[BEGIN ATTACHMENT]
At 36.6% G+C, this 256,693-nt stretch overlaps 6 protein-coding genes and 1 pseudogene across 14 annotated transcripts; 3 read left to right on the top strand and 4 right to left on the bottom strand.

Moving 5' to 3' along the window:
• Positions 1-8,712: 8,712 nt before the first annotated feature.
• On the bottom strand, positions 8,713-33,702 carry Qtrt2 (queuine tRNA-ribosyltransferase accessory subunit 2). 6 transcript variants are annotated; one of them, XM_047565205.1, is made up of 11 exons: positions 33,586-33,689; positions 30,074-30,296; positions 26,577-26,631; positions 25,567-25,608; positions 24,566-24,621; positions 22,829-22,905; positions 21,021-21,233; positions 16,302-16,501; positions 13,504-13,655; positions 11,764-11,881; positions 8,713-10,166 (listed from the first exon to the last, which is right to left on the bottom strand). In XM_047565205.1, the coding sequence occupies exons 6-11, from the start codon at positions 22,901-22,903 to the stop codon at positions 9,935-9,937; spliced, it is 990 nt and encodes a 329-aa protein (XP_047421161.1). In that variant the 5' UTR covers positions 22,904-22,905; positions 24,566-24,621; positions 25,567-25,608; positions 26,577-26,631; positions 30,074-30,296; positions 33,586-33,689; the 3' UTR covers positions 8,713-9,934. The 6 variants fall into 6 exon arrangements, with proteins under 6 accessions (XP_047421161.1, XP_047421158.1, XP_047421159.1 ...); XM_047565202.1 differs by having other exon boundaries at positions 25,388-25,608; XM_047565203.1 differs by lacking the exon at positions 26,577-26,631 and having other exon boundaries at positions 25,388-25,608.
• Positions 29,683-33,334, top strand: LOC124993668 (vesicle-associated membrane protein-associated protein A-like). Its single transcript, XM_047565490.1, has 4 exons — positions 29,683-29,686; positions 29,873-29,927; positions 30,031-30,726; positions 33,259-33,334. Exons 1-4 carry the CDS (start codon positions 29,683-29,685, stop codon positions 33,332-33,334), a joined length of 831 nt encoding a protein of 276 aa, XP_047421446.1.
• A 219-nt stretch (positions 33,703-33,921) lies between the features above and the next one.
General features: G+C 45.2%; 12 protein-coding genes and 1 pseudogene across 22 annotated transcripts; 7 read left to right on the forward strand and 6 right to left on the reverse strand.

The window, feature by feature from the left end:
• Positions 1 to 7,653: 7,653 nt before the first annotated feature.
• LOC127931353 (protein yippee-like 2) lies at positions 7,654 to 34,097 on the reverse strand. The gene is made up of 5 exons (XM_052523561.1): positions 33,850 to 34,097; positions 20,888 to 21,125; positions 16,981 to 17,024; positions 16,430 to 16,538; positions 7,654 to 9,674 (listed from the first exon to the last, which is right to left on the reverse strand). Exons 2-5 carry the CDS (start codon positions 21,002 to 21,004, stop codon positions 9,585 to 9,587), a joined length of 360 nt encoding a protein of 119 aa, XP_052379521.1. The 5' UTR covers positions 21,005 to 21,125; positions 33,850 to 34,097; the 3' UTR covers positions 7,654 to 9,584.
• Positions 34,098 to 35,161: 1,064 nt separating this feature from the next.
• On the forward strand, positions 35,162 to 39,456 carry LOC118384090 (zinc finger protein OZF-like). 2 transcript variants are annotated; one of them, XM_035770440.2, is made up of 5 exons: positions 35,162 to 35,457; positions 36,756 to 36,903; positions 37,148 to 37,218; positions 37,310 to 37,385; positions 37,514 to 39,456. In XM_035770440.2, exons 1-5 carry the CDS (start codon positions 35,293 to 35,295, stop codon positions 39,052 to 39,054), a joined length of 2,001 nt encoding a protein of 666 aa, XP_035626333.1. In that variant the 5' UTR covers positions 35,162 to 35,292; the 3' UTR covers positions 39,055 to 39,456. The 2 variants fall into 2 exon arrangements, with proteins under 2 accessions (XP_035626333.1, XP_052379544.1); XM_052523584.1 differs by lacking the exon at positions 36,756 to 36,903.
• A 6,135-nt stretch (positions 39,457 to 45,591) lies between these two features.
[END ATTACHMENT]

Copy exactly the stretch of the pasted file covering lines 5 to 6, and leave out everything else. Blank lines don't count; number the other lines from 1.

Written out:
• Positions 29,683-33,334, top strand: LOC124993668 (vesicle-associated membrane protein-associated protein A-like). Its single transcript, XM_047565490.1, has 4 exons — positions 29,683-29,686; positions 29,873-29,927; positions 30,031-30,726; positions 33,259-33,334. Exons 1-4 carry the CDS (start codon positions 29,683-29,685, stop codon positions 33,332-33,334), a joined length of 831 nt encoding a protein of 276 aa, XP_047421446.1.
• A 219-nt stretch (positions 33,703-33,921) lies between the features above and the next one.